Living at the Edge
Now that we have room-scale co-located tracking with no external sensors, thanks to the Quest, and Connor DeFanti’s calibration scheme – we can begin to explore other exciting possibilities for the future. One of which is using small embedded boards, such as the Raspberry Pi, coupled with an camera – both attached to the front of the Quest, in order to communicate compressed edge features and otherwise to a dedicated PC running heavier algorithms such as SLAM / SFM, pose estimation, YOLO for object detection, etcetera.
By using one or more of these Pi / camera systems, we can achieve stereo vision, without the need for video pass-through on the HMD, not to mention also offloading computational constraints. We can double dip into our room mapping research with 360 camera fixed on top of our friend Bracey Smith’s Loomo the friendly vision robot. Loomo enables us to remotely control and otherwise automate the process of roaming a space in order to collect 360 views for photogrammetric reconstruction of larger spaces and in a more controlled manner than might be done with manual collection.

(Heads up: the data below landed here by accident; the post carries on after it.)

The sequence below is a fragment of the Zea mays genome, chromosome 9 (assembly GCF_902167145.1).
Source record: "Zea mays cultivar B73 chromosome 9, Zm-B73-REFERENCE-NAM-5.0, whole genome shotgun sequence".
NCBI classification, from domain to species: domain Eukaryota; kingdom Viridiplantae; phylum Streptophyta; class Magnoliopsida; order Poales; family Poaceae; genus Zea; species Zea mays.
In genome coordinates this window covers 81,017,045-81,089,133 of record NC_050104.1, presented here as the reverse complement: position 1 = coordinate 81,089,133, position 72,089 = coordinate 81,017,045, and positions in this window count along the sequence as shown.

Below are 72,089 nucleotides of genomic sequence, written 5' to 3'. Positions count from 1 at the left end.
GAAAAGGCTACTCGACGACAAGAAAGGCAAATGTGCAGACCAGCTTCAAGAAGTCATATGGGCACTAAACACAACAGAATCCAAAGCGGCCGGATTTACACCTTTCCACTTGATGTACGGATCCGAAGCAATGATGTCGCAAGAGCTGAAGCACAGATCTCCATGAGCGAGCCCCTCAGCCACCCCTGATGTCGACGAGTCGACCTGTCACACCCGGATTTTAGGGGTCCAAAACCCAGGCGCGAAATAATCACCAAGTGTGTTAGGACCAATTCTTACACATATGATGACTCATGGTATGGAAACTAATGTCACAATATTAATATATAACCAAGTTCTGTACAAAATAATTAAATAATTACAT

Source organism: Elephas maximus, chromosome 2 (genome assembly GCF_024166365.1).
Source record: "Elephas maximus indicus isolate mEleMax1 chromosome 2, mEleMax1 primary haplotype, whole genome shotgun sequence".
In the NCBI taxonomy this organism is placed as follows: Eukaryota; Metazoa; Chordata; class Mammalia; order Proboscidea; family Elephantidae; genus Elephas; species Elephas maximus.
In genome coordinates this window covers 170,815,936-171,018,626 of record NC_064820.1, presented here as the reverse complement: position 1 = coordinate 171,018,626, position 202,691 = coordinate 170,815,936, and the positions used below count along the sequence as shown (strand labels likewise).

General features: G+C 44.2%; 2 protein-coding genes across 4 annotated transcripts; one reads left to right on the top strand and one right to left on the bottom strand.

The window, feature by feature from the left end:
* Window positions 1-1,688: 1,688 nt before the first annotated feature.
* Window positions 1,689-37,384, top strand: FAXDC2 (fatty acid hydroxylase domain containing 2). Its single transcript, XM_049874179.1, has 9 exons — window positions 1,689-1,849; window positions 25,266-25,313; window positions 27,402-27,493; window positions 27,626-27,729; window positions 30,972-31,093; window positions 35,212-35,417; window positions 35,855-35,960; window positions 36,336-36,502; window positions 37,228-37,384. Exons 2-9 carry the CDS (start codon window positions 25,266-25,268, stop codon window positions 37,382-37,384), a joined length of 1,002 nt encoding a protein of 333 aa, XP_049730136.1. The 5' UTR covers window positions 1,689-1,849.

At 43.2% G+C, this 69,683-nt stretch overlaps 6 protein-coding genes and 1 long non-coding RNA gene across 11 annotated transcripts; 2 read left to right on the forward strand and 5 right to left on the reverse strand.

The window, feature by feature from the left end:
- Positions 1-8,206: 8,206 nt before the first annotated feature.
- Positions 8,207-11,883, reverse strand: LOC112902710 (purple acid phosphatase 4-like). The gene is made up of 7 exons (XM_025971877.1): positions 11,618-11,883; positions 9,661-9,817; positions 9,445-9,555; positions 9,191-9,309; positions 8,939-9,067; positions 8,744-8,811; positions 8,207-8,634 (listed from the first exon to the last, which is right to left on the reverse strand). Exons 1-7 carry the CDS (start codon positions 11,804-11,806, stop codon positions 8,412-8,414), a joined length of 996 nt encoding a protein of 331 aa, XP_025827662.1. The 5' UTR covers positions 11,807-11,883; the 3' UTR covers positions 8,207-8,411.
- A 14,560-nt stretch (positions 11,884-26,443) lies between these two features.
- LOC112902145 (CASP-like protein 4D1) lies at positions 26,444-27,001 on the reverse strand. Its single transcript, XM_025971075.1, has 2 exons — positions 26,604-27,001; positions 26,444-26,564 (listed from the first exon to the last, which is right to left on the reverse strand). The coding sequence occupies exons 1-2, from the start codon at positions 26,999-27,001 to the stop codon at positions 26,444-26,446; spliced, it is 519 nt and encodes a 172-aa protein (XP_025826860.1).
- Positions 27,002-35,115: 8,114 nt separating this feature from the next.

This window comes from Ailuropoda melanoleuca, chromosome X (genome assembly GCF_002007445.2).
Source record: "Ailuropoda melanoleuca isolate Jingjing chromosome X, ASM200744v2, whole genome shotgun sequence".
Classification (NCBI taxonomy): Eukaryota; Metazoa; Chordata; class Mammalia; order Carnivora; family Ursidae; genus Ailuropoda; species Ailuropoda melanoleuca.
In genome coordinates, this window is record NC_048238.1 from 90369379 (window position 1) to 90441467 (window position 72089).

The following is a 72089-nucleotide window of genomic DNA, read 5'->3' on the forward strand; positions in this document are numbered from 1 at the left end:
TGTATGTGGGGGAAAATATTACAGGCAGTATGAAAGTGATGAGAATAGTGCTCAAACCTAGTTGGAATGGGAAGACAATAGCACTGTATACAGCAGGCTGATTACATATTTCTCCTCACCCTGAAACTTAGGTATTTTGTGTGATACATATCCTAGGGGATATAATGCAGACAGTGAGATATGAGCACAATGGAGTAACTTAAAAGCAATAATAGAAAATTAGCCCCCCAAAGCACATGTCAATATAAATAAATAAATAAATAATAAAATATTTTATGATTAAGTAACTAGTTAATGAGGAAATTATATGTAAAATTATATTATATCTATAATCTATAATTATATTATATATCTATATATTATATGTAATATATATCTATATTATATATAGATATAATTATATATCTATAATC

Perhaps you’d use the same local server you use for SLAM / SFM at the beginning of a shared experience to communicate with the Pi / camera boards and the Quests in order to construct in a distributed fashion, a shared vision of the space the group is in. Feature extraction is independent of the rest of the pipeline, so even if the pipeline isn’t quite homogeneous end-to-end, it’s possible to reduce unnecessary computation and use the external cameras to fill in the blanks, so to speak.
Once you can begin to understand the space you’re in, you can interact with the environment in many different ways, with physical manipulables, interactive procedural characters walking around on the floor and room furniture (more to come on this), dynamic environment sensing, and more, as the possibilities are boundless with Edge Computing.